On Tuesday, the Sun threw off a large amount of material directed towards Earth in an event known as a Coronal Mass Ejection, or CME. When I state a large amount of material here, I mean large. According to a FAQ on the nature of a CME maintained by Montana State University, a typical CME contains between 1 and 10 billion tons of charged particles moving away from the Sun at speeds up to 1 million miles per hour. This recent event will reach Earth around Friday. So, should you and your family be frightened? In this particular case, I will have to agree with George Harrison and say, “It’s all right.” How do I know? Let me walk you through the steps I used to find out if this storm will be an issue or not so that you can know for yourself in the future.
The topic we are discussing here is known as Space Weather. So what is Space Weather? According to a 1997 publication from the National Academy of Sciences Committees on Solar and Space Physics an Solar-Terrestrial Research:
“Space weather” describes the conditions in space that affect Earth and its technological systems. Our space weather is a consequence of the behavior of the sun, the nature of Earth’s magnetic field and atmosphere, and our location in the solar system.
So who is monitoring Space Weather? Mostly groups with organizations that are already studying and monitoring terrestrial weather. First we have to observe the Space Weather and this is generally accomplished the same way many of the weather observations are made for Earth, using satellites. There now exists a good collection of spacecraft monitoring the Sun and the dynamics of the Sun-Earth system. I am not going to go into detail on all of the spacecraft here, as each on its own could warrant an entire article. Instead, I will provide a list here of just some of the satellites and links to project homepages.
- Advanced Composition Explorer (ACE)
- Cluster [4 Spacecraft]
- Geostationary Operational Environment Satellites (GOES) [2 Spacecraft]
- Hinode (aka Solar-B)
- Solar Dynamics Observatory (SDO)
- Solar Heliospheric Observatory (SOHO)
- Solar Terrestrial Relations Observatory (STEREO) [2 Satellites]
All of these satellites provide a ton of data about the environment between the Sun and the Earth and going to these satellites directly for an overall view of Space Weather is daunting. So where is the Weather Channel for Space Weather? My personal go-to site is SpaceWeather.com. This is a well-developed general information website and gives a great quick-look at the current Space Weather conditions. It also gives you the ability to dig down deeper on some of the data. NOAA also has a great Space Weather page in the Space Weather Prediction Center. This site is a little more technical data oriented than SpaceWeather but provides a great deal of information and links.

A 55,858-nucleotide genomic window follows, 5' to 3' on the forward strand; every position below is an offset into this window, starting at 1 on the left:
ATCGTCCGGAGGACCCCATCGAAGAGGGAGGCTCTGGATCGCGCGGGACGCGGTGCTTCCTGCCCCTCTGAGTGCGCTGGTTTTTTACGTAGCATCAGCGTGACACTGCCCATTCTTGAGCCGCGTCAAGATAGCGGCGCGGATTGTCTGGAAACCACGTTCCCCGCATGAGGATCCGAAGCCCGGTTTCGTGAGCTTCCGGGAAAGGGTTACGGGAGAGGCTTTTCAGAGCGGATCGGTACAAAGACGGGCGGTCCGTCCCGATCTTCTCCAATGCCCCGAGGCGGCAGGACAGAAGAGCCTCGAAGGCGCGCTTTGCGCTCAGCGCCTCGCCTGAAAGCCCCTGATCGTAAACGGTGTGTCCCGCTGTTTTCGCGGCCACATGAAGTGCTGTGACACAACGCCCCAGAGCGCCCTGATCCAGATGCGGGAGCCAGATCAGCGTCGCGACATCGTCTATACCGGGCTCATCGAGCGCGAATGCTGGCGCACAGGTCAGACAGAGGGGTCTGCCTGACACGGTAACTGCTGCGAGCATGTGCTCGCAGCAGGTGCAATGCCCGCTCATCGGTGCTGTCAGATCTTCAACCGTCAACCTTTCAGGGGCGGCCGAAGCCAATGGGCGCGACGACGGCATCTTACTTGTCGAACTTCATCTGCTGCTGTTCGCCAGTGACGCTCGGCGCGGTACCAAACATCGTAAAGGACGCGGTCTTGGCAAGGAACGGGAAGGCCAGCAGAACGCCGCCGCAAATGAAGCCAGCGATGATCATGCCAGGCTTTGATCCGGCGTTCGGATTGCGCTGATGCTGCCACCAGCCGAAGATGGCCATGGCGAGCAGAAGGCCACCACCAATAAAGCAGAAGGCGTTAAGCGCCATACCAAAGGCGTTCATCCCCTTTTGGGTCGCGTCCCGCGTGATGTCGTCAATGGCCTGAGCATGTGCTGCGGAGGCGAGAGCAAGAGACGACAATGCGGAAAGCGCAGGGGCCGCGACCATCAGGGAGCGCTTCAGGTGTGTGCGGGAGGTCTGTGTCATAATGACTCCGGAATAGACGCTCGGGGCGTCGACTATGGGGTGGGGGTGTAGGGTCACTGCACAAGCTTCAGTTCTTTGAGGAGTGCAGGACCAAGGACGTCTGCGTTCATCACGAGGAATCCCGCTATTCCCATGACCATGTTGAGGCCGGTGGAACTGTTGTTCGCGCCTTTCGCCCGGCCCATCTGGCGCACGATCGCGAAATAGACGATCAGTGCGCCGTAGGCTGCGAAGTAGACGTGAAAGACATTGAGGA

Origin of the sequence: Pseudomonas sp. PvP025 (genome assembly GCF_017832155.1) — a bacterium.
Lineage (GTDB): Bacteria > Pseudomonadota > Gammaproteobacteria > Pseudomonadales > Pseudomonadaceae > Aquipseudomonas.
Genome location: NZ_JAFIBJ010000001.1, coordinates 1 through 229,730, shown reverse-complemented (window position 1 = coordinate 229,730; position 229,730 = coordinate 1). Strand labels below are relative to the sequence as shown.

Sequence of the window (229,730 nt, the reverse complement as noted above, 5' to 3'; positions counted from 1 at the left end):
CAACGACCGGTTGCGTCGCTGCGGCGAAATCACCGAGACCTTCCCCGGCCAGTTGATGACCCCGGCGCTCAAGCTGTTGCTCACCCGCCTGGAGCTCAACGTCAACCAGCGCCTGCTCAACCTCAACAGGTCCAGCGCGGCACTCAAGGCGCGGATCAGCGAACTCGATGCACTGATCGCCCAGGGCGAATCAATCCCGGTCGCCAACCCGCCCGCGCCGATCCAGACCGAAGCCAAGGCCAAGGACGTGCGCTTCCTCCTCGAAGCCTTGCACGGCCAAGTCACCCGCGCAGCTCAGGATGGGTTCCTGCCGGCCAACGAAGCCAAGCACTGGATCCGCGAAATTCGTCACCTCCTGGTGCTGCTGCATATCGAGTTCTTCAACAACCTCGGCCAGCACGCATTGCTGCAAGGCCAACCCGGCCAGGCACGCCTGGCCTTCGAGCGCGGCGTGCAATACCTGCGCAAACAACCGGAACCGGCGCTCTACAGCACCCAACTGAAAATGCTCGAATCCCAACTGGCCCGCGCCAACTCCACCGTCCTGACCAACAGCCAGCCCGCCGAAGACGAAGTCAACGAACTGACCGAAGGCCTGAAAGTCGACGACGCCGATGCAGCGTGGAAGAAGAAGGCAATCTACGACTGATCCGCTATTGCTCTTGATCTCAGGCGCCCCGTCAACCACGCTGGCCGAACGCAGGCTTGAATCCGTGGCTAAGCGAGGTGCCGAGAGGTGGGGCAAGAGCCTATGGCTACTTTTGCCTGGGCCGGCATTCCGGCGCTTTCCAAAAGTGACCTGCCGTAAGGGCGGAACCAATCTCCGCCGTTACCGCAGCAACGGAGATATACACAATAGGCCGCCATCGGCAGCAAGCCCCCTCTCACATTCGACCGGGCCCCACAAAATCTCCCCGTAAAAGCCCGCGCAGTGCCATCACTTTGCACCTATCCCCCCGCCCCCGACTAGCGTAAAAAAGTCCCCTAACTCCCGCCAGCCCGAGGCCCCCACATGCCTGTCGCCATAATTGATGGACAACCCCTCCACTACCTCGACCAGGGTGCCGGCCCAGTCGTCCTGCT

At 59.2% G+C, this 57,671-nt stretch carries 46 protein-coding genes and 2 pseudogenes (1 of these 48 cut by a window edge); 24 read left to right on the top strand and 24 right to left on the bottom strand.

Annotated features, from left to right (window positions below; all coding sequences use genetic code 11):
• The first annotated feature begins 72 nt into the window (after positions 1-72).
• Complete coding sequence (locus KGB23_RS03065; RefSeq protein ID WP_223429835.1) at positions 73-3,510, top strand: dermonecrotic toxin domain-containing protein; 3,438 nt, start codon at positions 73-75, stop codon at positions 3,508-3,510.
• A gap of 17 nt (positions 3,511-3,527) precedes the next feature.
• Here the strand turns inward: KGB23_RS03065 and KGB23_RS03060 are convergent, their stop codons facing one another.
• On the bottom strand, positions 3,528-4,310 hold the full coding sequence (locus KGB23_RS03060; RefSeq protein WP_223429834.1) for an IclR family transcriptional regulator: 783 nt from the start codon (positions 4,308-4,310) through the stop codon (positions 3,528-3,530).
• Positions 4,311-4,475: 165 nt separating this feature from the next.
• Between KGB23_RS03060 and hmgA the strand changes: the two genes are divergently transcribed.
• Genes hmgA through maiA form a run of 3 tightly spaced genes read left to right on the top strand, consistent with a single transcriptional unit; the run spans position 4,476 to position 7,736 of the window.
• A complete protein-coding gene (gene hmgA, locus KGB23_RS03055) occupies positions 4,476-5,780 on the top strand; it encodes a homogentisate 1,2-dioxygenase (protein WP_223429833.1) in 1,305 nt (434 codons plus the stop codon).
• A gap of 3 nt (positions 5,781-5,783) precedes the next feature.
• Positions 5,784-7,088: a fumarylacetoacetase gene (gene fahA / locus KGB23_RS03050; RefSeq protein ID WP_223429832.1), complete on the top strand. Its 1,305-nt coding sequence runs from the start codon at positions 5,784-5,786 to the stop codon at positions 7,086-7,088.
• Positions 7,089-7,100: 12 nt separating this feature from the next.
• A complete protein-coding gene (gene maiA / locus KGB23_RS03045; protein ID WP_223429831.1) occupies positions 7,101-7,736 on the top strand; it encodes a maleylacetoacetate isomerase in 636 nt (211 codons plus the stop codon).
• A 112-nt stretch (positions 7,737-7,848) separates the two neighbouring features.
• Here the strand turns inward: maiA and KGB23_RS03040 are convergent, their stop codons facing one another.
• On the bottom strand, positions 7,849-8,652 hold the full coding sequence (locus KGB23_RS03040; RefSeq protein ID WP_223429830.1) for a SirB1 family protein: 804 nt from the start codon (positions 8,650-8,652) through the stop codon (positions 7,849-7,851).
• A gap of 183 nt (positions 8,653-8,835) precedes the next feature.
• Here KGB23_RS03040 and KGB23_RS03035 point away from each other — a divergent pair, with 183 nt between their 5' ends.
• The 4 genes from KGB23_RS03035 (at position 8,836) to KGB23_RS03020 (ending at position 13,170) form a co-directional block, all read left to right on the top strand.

I can hear you telling me, “I get it, we collect a lot of data on the Sun-Earth weather system and the information is accessible. But what of this huge ball of charge particles rushing towards Earth now?”
Well, here is some information on the impending CME. The first thing to note is that it is moving relatively slowly, estimated to be a paltry 650 kilometers per second. A slower storm means a weaker impact to the Earth. From SpaceWeather’s website:
A slower CME should deliver a weaker blow to Earth’s magnetic field. Forecasters now predict a relatively mild G1-class (Kp=5) geomagnetic storm when the cloud arrives. High-latitude sky watchers should be alert for auroras during the early hours of June 24. The season favors observers in the southern hemisphere where solstice skies are winter-dark.
So no big deal. We are all safe here on, and around, the Earth. There will probably be some good aurora activity in the extreme latitudes towards the poles so if you are lucky enough to live in those regions that are used to seeing auroras, enjoy the view!
The views and opinions expressed in this article are my own and do not necessarily represent the views of NASA. The articles I write for GeekDad are independent of my day-job and I am not officially representing NASA in this capacity.
[This article, by Brian McLaughlin, was originally published on Thursday. Please leave any comments you may have on the original.]